Higher education minister Blade Nzimande says his department remains ‘resolute’ in ensuring South Africa’s financial sector transformation.
Addressing the annual Price Waterhouse Cooper’s education conference on Monday (6 September), Nzimande said that the key to this shift in transformation is improving the effectiveness and efficiency of South Africa’s skills development system.
“There are those who believe the problem lies with the tertiary institutions that are not producing sufficient throughput of the right quality graduates to enter and succeed in certain occupational professions.
“Yet others believe that our basic schooling system does not adequately prepare learners for post-school education. Not only are these debates lacking in explaining this anomaly, but they also provide inadequate information towards finding a solution to the problem at hand.”
Nzimande said it is a key priority to seek out and find means of increasing the pool of eligible students that enter and succeed in particular skills areas. This argument also extends to the accounting and financial careers, he said.
“In the accountancy career, we need to ensure that we step up our strategic intervention to increase access and success, particularly in the number of black Chartered Accountants (CAs) and offer these young black South Africans increased access in the field of commerce.”
While there are currently more than 48,000 registered CAs in South Africa, few than 9,000 of them are African and coloured, the minister said.
Nzimande added that there are 17 universities in South Africa offering the BCom (Accounting) that are accredited by the South African Institute of Chartered Accountants (SAICA), with only a few historically Disadvantaged Institutions (HDI) being offered SAICA accreditation for their accounting programmes.
“We must always remember that the lack of accreditation at these historically disadvantaged institutions limited the access and advancement of black people in the accountancy profession.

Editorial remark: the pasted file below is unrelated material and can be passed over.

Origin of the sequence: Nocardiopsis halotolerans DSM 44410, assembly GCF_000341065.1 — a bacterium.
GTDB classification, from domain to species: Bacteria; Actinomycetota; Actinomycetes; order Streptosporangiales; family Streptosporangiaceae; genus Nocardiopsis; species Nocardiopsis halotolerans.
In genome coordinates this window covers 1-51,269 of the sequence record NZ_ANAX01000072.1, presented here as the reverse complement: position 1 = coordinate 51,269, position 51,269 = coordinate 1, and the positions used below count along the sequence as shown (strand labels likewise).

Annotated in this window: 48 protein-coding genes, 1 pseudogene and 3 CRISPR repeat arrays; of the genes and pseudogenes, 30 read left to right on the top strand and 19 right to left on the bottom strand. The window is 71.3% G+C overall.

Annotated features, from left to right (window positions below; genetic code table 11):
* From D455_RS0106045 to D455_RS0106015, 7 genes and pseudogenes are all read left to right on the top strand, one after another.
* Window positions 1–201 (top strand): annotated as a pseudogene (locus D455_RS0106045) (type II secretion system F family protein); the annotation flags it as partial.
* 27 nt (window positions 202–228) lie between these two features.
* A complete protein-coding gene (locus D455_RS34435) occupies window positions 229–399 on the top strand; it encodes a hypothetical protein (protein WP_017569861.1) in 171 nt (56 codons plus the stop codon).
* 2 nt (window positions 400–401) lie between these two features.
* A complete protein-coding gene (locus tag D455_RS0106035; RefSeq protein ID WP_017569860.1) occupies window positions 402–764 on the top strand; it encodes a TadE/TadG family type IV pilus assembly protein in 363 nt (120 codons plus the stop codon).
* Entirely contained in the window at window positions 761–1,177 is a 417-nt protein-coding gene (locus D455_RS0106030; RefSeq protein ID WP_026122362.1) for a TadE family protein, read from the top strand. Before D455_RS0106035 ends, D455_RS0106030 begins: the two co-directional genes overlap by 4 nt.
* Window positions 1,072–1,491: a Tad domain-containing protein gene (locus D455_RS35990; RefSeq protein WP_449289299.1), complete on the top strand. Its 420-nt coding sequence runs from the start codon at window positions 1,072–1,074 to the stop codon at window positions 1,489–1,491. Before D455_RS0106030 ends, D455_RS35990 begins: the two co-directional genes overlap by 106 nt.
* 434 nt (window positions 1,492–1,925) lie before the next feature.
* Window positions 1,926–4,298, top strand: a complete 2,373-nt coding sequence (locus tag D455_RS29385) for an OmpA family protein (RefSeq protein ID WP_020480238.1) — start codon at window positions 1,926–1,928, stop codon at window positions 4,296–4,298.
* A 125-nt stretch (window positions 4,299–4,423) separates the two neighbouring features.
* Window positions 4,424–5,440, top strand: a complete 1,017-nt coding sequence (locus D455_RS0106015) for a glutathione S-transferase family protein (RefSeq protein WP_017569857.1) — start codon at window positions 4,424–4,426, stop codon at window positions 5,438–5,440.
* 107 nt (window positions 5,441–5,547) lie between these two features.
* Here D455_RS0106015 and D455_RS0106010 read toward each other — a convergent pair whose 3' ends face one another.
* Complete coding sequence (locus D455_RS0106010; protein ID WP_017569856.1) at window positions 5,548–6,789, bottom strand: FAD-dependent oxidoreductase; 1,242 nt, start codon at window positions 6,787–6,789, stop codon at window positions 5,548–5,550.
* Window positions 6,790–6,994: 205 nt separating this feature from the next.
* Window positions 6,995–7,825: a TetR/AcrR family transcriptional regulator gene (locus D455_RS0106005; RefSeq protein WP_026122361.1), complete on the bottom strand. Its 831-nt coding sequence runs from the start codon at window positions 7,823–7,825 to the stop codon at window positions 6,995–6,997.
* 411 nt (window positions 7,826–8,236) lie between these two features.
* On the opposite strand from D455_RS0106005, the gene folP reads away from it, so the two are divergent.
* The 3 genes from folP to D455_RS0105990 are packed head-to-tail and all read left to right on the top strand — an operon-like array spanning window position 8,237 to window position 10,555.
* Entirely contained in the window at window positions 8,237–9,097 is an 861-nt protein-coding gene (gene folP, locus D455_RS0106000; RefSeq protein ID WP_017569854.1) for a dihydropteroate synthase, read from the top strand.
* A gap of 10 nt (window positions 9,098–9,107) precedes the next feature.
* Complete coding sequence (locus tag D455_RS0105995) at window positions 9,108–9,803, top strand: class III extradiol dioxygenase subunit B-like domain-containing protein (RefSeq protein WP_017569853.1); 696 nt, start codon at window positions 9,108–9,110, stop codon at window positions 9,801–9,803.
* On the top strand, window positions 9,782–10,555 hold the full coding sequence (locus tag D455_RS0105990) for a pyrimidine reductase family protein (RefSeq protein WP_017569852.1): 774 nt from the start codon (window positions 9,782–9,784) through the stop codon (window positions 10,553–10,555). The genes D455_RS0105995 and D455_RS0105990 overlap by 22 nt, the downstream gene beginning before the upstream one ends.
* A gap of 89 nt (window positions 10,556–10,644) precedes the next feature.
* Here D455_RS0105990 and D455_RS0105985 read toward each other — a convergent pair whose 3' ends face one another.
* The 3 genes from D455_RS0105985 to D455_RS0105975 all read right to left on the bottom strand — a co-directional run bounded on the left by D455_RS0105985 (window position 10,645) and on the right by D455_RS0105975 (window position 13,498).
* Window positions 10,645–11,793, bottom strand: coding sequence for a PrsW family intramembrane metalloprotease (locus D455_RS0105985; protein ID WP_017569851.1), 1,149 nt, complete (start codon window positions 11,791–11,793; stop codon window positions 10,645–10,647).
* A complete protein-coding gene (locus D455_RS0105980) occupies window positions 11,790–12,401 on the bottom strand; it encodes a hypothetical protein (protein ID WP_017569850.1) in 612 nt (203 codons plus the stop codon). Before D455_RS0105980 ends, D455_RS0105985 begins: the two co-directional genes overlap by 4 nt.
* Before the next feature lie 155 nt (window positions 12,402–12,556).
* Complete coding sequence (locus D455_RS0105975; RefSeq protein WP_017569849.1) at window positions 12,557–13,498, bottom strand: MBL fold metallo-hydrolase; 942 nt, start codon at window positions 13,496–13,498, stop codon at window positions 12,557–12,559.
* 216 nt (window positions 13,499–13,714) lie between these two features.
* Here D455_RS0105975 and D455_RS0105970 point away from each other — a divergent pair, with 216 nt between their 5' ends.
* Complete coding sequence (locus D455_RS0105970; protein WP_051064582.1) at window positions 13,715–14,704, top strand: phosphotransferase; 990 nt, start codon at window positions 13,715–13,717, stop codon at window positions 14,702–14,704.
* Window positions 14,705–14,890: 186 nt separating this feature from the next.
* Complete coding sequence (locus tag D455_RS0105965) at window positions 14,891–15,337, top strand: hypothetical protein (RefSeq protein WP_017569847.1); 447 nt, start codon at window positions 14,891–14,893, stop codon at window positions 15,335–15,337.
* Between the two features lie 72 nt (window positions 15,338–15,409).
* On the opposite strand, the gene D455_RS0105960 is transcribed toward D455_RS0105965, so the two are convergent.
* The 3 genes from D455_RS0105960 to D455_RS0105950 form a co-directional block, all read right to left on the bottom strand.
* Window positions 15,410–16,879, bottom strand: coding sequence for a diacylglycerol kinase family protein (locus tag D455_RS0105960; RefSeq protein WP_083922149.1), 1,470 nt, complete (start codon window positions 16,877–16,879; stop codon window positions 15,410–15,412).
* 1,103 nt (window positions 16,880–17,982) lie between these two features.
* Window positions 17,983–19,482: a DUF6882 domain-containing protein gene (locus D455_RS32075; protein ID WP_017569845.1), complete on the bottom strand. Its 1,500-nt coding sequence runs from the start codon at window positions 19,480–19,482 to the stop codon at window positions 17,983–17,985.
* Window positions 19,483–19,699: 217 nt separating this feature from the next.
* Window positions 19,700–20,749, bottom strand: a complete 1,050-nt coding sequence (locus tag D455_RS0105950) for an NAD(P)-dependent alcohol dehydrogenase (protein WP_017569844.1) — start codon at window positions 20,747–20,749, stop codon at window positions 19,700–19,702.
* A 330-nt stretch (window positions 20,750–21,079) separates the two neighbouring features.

“It results in their BCom graduates not being able to become Chartered Accountants and their qualifications not being recognized by prospective employers.”
Nzimande said that SAICA accreditation improves the employability of these graduates, increases their numbers, particularly those coming from disadvantaged communities, and enhances the marketability of their degrees even for graduates who do not wish to follow the CA route.
“I am concerned about the issues that SAICA still has to confront in the pipeline of producing CAs, including the pass requirements for the Postgraduate Diploma in Accounting (CTA) as well as obstacles facing particularly black articled trainees in the field.
“We have to confront these obstacles to ensure that every aspiring and capable accounting student is able to become a professional accountant. South Africa cannot afford to lose out on an opportunity to ensure that its produced graduates, particularly on scarce skills, contribute to the much-needed job in our economy.”
Skills Development Strategy
Nzimande said that his department is also pushing forward on its Third National Skills Development Strategy (NSDS III), which will help bolster needed skills in various business sectors.
“This strategy represents an explicit commitment to encouraging the linking of skills development to career paths, career development and promoting sustainable employment and in-work progression.
“NSDS III seeks to encourage and actively support the integration of workplace training with theoretical learning, and to facilitate the journey individuals make from school, college or university, or even from periods of unemployment to sustained employment and in-work progression.”
Emphasis is placed on training to enable trainees to enter the formal workforce or create a livelihood for themselves, Nzimande said.
“The emphasis is particularly on those who do not have relevant technical skills or adequate reading, writing and numeracy skills to enable them to access employment.”